Biographies

Sister M. Aquinata Brennan, MM

Born: January 22, 1907
Entered: April 5, 1927
Died: January 24, 1983

We come together this morning as family and community to celebrate and to remember the life and faithful commitment of our Sister Mary Aquinata Brennan. Although Sister’s health was frail, death came quite unexpectedly last Monday afternoon, January 24th, 1983. Sister died at Phelps Memorial Hospital only hours after having been admitted for tests. Only two days before she had quietly celebrated her 76th birthday. And, today, we celebrate Sister Mary Aquinata’s birth and entry into Life in all its fullness and mystery; and we remember with gratitude how we have been touched and graced through the sharing of her life in Maryknoll and in mission.

Annabelle Brennan was born on January 22, 1907, the second of three children born to John and Margaret Moran Brennan. She attended St. Brendan’s High School in Brooklyn and prepared herself for teaching with studies at Hunter College and St. Charles Normal School. Through the Field Afar she developed an interest in Maryknoll, and entered the Congregation on April 5, 1927, stating simply, “I want to give my life to Jesus.”

At Reception time Annabelle received the name “Sister Mary Aquinata.” She was professed on October 28, 1929 and made her final profession 3 years later here at Maryknoll, After completing a B.A. in Education at the College of Mt. St. Vincent in 1933, Sister was assigned to our Japanese Mission at Los Angeles, an experience which instilled in her a deep love for the Japanese people.

Missioned to Hawaii the following year, Sister taught at St. Anthony School on the Island of Maui while also serving as Local Superior. Seven years later she was assigned to the Philippines where she was to continue in Educational ministry for almost 40 years. Ever eager to grow in her profession as a teacher, she obtained an M.A. in English Literature from the Ateneo de Manila in 1964.

Sister Aquinata’s passion for teaching and her dedication to building relationships and close personal contacts with her students were foundation stones in her long and fruitful missionary career. When many others felt called to leave the work in schools and institutions, Sister Aquinata maintained her firm belief in the importance of formal education and the value of a good teacher/student relationship as a means of witnessing to the Gospel message.

Reflecting upon some events of Sister Aquinata’s life we discover quite clearly the faithfulness and joyfulness with which she lived out her desire to give her life to Jesus. Throughout the years, Sister often alluded to the motto of our Congregation, “Ecce Ancilla Domini” as the central theme and guiding spirit of her life.

Sister arrived in the Philippines just 3 weeks before the outbreak of World War II. Very quickly the situation became tense and it was necessary to evacuate the Sisters at the mission in Lucena. It was characteristic of Sister Aquinata that before leaving the house, she insisted upon leaving a note for the incoming Japanese Army!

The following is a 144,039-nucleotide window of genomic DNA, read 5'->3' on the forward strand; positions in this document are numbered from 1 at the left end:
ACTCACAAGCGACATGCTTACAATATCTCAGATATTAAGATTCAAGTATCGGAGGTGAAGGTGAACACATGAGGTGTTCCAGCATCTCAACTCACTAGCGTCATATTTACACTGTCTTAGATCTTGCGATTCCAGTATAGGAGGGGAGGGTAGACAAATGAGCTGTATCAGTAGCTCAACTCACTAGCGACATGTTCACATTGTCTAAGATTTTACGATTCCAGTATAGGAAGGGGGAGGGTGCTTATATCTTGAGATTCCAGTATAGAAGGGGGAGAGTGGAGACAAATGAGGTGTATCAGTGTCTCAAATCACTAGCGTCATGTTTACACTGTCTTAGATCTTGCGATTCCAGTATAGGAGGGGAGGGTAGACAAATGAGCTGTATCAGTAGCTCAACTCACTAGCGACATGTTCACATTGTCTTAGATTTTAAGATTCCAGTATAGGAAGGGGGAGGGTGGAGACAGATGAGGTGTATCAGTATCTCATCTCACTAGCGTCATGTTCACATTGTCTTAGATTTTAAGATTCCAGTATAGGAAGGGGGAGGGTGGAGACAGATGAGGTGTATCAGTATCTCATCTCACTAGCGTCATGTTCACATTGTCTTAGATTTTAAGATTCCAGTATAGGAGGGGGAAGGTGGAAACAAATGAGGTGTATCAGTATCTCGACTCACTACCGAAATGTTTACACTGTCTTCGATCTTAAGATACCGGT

With the other internees she lived out the war years in Internment Camps, mostly at Los Banos; and after liberation in 1945, she once again took up teaching at St. James Academy in Malabon, where she continued to have great influence with students. It was said of Sister Aquinata that although her field may have been English Literature, it would be more accurate, perhaps, to say that her field was mission presence.

For some years Sister Aquinata served on the faculty of the High School Department of Maryknoll College in Manila and in later years she worked in the Adult Education Program established by the College as an outreach to the poor of the nearby barrios.

Sister Aquinata was also responsible for organizing a self-help Sewing Project for women. In this capacity she raised funds, secured materials, and taught women, who had no source of income, how to sew. This work challenged her organizational skills and she also arranged for the marketing of the finished products.

When, in 1980, Sister returned to the United States, she asked to retire at Monrovia. In spite of failing health, she remained quite active, always thoughtful and interested in others. She organized a reading group among the Sisters there as well as setting up regular meetings with many of her former Filipino students and their families, who had settled in the Los Angeles area.

In October, 1982, serious illness caused Sister to return to The Center with residence in our Maryknoll Nursing Home. Early this year she seemed fairly well-recovered, and transferred to The Center Community. She immediately contacted the Personnel Office to ask about contributing service, and for the past month she had been working in the Office of Social Concerns.

One of the great joys of Sister’s return to Maryknoll this past year was the  opportunity of spending her first Christmas in 56 years with her family. We rejoice with her family today in that happy memory.

Sister Aquinata’s entire life in Maryknoll was consumed by her love and devotion to mission. Let us today give thanks to God for the life of this missioner among us and for the witness to the Gospel which she gave for so many years.

We welcome as celebrant of the Eucharist this morning, our friend and co-missioner, the Reverend Robert E. Sheridan of the Maryknoll Society.